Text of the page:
Panorama | Documentaries
Inside a massive textile factory near Surat, the economic capital of India’s Gujarat state, shirtless workers toil alongside the myriad machines needed to produce dyes and fabrics, many of which will be exported to the West. Working 12-hour shifts, these men earn the equivalent of $3 per day, an amount that is guaranteed to keep them in poverty… Director Rahul Jain, who made this film while a student at CalArts, doesn’t use voiceover to explain or music to dramatize. Instead, his pointedly political and visually mesmerizing documentary gives voice to the workers themselves, some of whom appear grateful for any kind of wage, while capturing the paradoxical beauty of the machines, both human and man-made, at work. In doing so, he has made a film where the political and the aesthetic cohere in ways rarely seen onscreen.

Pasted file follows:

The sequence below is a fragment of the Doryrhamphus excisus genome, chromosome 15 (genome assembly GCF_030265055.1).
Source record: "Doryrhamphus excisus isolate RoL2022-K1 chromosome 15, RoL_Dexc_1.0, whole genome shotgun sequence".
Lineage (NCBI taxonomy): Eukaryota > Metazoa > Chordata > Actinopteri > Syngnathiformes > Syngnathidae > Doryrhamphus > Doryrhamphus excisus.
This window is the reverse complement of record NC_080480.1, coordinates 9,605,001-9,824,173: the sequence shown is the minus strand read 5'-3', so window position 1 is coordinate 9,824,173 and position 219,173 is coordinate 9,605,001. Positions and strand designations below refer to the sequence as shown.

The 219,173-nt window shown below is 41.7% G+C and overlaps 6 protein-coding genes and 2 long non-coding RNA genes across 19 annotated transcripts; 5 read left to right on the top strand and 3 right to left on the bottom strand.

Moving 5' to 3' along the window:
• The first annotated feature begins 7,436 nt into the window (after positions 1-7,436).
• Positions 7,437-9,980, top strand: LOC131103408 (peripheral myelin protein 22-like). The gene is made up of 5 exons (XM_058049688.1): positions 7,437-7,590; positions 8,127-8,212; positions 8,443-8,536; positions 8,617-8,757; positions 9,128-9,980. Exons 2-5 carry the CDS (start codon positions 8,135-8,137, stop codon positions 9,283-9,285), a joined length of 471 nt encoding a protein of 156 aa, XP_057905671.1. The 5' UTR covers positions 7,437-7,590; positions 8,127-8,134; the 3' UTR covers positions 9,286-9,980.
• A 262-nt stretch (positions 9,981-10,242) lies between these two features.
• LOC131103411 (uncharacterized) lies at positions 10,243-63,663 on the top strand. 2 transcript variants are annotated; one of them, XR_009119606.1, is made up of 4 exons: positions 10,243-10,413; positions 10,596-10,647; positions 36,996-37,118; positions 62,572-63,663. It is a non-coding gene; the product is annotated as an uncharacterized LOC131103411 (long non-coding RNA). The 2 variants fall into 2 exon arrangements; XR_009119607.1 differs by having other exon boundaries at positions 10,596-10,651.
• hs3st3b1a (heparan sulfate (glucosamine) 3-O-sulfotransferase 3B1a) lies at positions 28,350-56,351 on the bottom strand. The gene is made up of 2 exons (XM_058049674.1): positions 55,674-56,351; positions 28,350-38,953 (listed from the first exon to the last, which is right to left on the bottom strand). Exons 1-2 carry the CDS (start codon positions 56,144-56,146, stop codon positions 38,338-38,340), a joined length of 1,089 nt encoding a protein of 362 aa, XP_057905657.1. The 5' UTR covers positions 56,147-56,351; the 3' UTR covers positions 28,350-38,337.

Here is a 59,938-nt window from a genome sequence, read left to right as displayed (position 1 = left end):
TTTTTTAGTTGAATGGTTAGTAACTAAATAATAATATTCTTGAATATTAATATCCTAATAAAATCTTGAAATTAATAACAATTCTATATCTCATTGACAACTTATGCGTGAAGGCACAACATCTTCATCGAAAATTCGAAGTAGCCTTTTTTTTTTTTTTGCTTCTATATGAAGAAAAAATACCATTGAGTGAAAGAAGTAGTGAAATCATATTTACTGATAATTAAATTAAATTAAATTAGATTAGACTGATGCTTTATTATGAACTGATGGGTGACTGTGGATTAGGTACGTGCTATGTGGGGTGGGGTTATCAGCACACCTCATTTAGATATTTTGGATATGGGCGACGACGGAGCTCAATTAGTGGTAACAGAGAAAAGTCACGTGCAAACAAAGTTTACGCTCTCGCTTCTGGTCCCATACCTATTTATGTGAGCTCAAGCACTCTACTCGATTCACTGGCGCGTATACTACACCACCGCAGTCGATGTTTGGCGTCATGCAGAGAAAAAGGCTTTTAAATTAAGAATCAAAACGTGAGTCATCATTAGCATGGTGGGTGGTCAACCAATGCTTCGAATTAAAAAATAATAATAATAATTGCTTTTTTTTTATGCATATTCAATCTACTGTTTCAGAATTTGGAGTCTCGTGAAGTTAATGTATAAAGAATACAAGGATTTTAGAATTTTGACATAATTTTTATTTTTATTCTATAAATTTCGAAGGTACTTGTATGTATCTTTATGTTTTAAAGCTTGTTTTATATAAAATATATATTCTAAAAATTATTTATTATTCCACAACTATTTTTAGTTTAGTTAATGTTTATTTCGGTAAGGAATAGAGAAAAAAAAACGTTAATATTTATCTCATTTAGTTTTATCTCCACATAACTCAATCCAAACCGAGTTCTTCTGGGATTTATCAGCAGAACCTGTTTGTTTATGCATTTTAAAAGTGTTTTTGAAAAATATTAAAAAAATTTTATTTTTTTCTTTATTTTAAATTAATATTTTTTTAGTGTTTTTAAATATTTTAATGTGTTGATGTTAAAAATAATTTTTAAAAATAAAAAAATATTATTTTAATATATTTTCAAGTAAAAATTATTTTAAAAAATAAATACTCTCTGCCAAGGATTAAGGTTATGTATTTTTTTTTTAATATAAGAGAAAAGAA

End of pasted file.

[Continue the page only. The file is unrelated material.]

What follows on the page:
"Jain’s astonishing debut feature… [is] hypnotic… The film’s gliding, forward-moving form proves a chilling juxtaposition with the stasis of the workers and their stagnant socioeconomic status. This is explicitly political film-making, a direct call for unionisation, better pay and reasonable hours rather than a pitying ethnography… [Jain] avoids didacticism by letting his subjects speak for themselves and refusing to pull away when their bleak fatalism becomes uncomfortable to witness…"—Simran Hans, Guardian